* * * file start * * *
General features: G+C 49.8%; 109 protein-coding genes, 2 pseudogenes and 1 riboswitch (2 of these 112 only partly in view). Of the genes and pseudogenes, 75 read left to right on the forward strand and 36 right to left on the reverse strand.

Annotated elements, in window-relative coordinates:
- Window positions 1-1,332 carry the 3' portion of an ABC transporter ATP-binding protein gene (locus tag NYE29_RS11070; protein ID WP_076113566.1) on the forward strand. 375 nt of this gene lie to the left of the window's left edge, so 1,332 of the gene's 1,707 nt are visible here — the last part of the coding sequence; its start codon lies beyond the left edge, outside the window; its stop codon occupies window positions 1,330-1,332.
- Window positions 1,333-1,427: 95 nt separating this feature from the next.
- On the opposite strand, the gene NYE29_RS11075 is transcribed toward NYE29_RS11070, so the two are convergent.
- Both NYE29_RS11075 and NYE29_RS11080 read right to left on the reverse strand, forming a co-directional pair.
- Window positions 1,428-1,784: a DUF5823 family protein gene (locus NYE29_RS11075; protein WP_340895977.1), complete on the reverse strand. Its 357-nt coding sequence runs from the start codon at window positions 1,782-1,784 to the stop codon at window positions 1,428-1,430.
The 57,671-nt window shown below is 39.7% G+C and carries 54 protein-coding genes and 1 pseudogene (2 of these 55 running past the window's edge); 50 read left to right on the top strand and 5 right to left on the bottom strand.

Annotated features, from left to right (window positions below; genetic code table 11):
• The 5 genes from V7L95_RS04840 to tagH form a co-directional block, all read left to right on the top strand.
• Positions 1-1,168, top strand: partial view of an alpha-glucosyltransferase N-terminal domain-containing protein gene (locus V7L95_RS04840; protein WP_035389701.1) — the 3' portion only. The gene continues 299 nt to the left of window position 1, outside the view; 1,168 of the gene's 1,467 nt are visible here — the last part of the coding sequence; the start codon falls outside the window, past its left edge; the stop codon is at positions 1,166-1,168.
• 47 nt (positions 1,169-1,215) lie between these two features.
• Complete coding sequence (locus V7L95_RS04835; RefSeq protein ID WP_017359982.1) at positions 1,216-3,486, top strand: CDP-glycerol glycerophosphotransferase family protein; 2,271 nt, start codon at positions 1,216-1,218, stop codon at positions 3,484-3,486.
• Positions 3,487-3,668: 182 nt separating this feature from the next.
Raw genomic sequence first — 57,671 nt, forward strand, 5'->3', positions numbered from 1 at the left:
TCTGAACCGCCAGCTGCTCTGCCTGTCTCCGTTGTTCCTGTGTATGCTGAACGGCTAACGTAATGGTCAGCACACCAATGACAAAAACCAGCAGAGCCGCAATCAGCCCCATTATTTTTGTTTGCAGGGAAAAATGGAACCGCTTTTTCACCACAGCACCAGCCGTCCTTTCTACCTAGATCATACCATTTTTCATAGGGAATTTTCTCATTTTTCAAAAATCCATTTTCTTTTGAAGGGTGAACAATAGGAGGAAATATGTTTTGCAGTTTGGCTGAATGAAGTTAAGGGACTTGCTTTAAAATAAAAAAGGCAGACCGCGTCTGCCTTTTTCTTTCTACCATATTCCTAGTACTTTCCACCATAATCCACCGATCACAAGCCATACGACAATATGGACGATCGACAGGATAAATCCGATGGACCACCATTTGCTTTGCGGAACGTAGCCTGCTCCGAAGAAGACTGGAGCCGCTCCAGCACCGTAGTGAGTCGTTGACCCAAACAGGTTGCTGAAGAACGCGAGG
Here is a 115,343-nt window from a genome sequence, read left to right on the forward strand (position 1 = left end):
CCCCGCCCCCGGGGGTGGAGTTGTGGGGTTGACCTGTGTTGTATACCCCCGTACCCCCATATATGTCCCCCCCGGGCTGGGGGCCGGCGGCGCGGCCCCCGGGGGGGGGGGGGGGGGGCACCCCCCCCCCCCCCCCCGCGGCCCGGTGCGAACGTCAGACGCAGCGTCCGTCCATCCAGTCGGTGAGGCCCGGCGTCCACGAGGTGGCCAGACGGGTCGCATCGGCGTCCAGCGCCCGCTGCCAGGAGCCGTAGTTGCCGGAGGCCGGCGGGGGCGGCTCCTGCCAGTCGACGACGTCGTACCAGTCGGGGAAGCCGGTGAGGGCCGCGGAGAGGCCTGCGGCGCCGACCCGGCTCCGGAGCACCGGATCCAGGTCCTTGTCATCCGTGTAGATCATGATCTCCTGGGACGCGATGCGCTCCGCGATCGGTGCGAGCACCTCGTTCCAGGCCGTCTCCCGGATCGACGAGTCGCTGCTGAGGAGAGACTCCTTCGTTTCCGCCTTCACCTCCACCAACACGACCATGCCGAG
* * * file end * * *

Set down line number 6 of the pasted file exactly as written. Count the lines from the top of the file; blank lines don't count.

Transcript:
- Both NYE29_RS11075 and NYE29_RS11080 read right to left on the reverse strand, forming a co-directional pair.